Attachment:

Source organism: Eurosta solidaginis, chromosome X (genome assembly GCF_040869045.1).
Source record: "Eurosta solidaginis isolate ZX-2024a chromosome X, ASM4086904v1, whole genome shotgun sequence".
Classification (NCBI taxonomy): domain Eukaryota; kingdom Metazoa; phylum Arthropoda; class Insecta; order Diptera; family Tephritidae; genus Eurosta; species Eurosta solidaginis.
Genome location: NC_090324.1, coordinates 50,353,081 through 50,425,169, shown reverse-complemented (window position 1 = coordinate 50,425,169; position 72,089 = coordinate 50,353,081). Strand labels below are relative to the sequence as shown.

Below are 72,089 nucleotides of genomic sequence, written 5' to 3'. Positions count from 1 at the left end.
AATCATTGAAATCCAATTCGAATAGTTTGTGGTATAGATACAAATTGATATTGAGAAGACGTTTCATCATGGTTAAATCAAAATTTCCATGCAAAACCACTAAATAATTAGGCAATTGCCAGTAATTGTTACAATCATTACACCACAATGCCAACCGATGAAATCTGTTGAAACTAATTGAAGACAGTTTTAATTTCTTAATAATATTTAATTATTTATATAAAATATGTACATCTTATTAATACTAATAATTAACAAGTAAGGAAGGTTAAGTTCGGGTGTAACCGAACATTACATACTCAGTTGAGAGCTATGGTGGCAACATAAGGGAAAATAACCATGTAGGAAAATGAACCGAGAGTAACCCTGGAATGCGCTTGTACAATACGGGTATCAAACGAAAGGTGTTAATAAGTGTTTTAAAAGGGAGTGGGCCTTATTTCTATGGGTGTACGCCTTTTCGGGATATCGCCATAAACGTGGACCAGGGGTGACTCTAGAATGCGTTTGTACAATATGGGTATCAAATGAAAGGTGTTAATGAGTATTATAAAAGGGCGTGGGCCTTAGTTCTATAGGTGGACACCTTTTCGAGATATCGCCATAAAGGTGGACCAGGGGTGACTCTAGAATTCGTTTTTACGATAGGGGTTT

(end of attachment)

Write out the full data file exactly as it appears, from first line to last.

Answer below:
Source organism: Eurosta solidaginis, chromosome X (genome assembly GCF_040869045.1).
Source record: "Eurosta solidaginis isolate ZX-2024a chromosome X, ASM4086904v1, whole genome shotgun sequence".
Classification (NCBI taxonomy): domain Eukaryota; kingdom Metazoa; phylum Arthropoda; class Insecta; order Diptera; family Tephritidae; genus Eurosta; species Eurosta solidaginis.
Genome location: NC_090324.1, coordinates 50,353,081 through 50,425,169, shown reverse-complemented (window position 1 = coordinate 50,425,169; position 72,089 = coordinate 50,353,081). Strand labels below are relative to the sequence as shown.

Below are 72,089 nucleotides of genomic sequence, written 5' to 3'. Positions count from 1 at the left end.
AATCATTGAAATCCAATTCGAATAGTTTGTGGTATAGATACAAATTGATATTGAGAAGACGTTTCATCATGGTTAAATCAAAATTTCCATGCAAAACCACTAAATAATTAGGCAATTGCCAGTAATTGTTACAATCATTACACCACAATGCCAACCGATGAAATCTGTTGAAACTAATTGAAGACAGTTTTAATTTCTTAATAATATTTAATTATTTATATAAAATATGTACATCTTATTAATACTAATAATTAACAAGTAAGGAAGGTTAAGTTCGGGTGTAACCGAACATTACATACTCAGTTGAGAGCTATGGTGGCAACATAAGGGAAAATAACCATGTAGGAAAATGAACCGAGAGTAACCCTGGAATGCGCTTGTACAATACGGGTATCAAACGAAAGGTGTTAATAAGTGTTTTAAAAGGGAGTGGGCCTTATTTCTATGGGTGTACGCCTTTTCGGGATATCGCCATAAACGTGGACCAGGGGTGACTCTAGAATGCGTTTGTACAATATGGGTATCAAATGAAAGGTGTTAATGAGTATTATAAAAGGGCGTGGGCCTTAGTTCTATAGGTGGACACCTTTTCGAGATATCGCCATAAAGGTGGACCAGGGGTGACTCTAGAATTCGTTTTTACGATAGGGGTTT